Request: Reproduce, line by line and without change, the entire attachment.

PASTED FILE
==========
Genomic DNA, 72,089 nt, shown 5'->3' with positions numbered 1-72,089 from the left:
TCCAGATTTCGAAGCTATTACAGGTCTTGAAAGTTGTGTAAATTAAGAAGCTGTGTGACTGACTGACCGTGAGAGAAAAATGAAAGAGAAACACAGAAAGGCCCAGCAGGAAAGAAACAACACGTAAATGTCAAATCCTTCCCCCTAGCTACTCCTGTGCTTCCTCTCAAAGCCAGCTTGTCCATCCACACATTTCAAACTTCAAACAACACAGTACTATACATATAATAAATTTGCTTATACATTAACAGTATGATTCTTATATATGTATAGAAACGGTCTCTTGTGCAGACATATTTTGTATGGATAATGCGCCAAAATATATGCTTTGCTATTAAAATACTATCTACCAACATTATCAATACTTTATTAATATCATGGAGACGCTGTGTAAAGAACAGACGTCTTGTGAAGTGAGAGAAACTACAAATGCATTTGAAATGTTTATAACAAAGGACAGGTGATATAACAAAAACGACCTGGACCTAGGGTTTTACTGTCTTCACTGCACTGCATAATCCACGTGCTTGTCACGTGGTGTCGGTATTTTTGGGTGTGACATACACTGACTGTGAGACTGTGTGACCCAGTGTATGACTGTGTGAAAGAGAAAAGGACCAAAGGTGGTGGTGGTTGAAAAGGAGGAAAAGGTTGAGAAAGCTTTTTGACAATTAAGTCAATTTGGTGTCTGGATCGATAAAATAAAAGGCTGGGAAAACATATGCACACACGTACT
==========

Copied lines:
Genomic DNA, 72,089 nt, shown 5'->3' with positions numbered 1-72,089 from the left:
TCCAGATTTCGAAGCTATTACAGGTCTTGAAAGTTGTGTAAATTAAGAAGCTGTGTGACTGACTGACCGTGAGAGAAAAATGAAAGAGAAACACAGAAAGGCCCAGCAGGAAAGAAACAACACGTAAATGTCAAATCCTTCCCCCTAGCTACTCCTGTGCTTCCTCTCAAAGCCAGCTTGTCCATCCACACATTTCAAACTTCAAACAACACAGTACTATACATATAATAAATTTGCTTATACATTAACAGTATGATTCTTATATATGTATAGAAACGGTCTCTTGTGCAGACATATTTTGTATGGATAATGCGCCAAAATATATGCTTTGCTATTAAAATACTATCTACCAACATTATCAATACTTTATTAATATCATGGAGACGCTGTGTAAAGAACAGACGTCTTGTGAAGTGAGAGAAACTACAAATGCATTTGAAATGTTTATAACAAAGGACAGGTGATATAACAAAAACGACCTGGACCTAGGGTTTTACTGTCTTCACTGCACTGCATAATCCACGTGCTTGTCACGTGGTGTCGGTATTTTTGGGTGTGACATACACTGACTGTGAGACTGTGTGACCCAGTGTATGACTGTGTGAAAGAGAAAAGGACCAAAGGTGGTGGTGGTTGAAAAGGAGGAAAAGGTTGAGAAAGCTTTTTGACAATTAAGTCAATTTGGTGTCTGGATCGATAAAATAAAAGGCTGGGAAAACATATGCACACACGTACT